Second, and, I think, more important, Kerry has not properly explained those accusations. Look, this all happened a long time ago. Lots of people did lots of things in the '60s and '70s that wouldn't play so well today. The current foreign minister of Germany is a former radical leftist who consorted with terrorists and committed assault against the police in his youth. Joschka Fischer's views have changed over time; he's still a man of the left, but he has publicly repudiated the violence of his former comrades in arms, and has rejected the most radical parts of the Green agenda and supported NATO, which would have been absolutely anathema to his younger self.

Has Kerry similarly evolved? Yes, but. No one seriously thinks Kerry holds radical, anti-American views anymore. But has Kerry ever said, in effect, "we who fought against the war in Vietnam were right about the war, but in many ways we were wrong about America"? Because the radical groups that Kerry belonged to and allied with did not just indict the war; they indicted America. If Kerry has said something like the foregoing, the campaign hasn't made that clear at all, and they should. It would be the best response Kerry could make to the Swift Vets: no apology for having protested the war, but a genuine apology not just for using extreme rhetoric but for having professed a loss of faith in America, which I think accurately characterizes how he comes off when you read his testimony now.

Beinart wants to blame Bush and the Swift Vets for refighting the domestic front of the Vietnam War, but Kerry has not - as McCain has - tried to heal the breach that war opened. Rather, he has exacerbated it by arrogating to himself both the nobility of service and the nobility of opposition to an unjust war. No, I'm not saying there's some contradiction between volunteering for Vietnam and then opposing the war upon return; I see no contradiction there at all. Rather, I'm saying that Kerry behaves as if all the virtue in those years was on his side, and this only widens the breach because, correctly, those who remember those years know that he was emphatically on one side, and all the virtue was not there.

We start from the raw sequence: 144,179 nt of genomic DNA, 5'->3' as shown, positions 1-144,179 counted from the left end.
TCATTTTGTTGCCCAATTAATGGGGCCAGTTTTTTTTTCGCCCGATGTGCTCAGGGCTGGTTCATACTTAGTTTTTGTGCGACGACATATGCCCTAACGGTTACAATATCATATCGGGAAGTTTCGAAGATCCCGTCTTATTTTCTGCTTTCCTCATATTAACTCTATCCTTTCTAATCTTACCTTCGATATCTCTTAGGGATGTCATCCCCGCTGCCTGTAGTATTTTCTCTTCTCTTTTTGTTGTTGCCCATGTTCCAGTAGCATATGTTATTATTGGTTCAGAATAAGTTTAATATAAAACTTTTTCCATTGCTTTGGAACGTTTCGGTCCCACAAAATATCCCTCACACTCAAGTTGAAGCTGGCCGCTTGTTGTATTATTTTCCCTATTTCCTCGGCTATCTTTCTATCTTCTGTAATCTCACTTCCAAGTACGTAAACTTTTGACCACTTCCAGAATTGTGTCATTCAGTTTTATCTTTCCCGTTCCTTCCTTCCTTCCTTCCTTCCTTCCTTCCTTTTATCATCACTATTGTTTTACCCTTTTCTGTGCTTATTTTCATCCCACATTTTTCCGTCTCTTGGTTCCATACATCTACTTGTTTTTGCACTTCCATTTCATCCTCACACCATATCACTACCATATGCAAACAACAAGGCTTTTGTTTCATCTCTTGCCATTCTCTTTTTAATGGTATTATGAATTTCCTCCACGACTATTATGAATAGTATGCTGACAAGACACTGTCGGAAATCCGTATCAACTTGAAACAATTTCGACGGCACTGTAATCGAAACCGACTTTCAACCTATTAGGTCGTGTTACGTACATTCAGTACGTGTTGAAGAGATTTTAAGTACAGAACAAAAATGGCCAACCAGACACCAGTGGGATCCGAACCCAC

Third, and most important of all, is Kurtz's point. We're talking about Vietnam in part as a proxy for talking about Iraq. Kerry has been quite deliberately incoherent on Iraq, refusing to say the war was a mistake and refusing to explain how he'd win it while exploiting both anti-war sentiment on the left (which thinks the war was a criminal enterprise) and on the right (which thinks the war was unnecessary and that we should cut our losses), and holding out false hopes of a "secret plan" to win by bringing in foreign troops that will never come. So we're talking about Vietnam as a way of trying to understand what lessons Kerry drew from that war, and how he'd apply them to the current war. And I have to say, based on Kerry's history and his statements, I think Kurtz has him more right than not.

But I have a different question: what does Peter Beinart think are the lessons of Vietnam for the current war? TNR, after all, supported, and, retrospectively, still supports the war in Iraq. During the primaries, TNR endorsed Joe Lieberman, co-head of the refounded-for-the-third-time Committee for the Present Danger, headquarters of the unrepentant neo-cons. This is an intellectual group whose origin lies in revulsion at the McGovernization of the Democratic Party, and the determination to bury the Vietnam Syndrome and restore a hawkish Cold War liberalism. Those of this group who are still Democrats have basically fought their whole lives to save the party from people like the John Kerry of 1971. Beinart thinks those attacking Kerry are disingenuously re-fighting Vietnam. Grant him that for the sake of argument. What are the lessons that should be seared into John Kerry's brain from his experience? And what does Beinart think is seared there?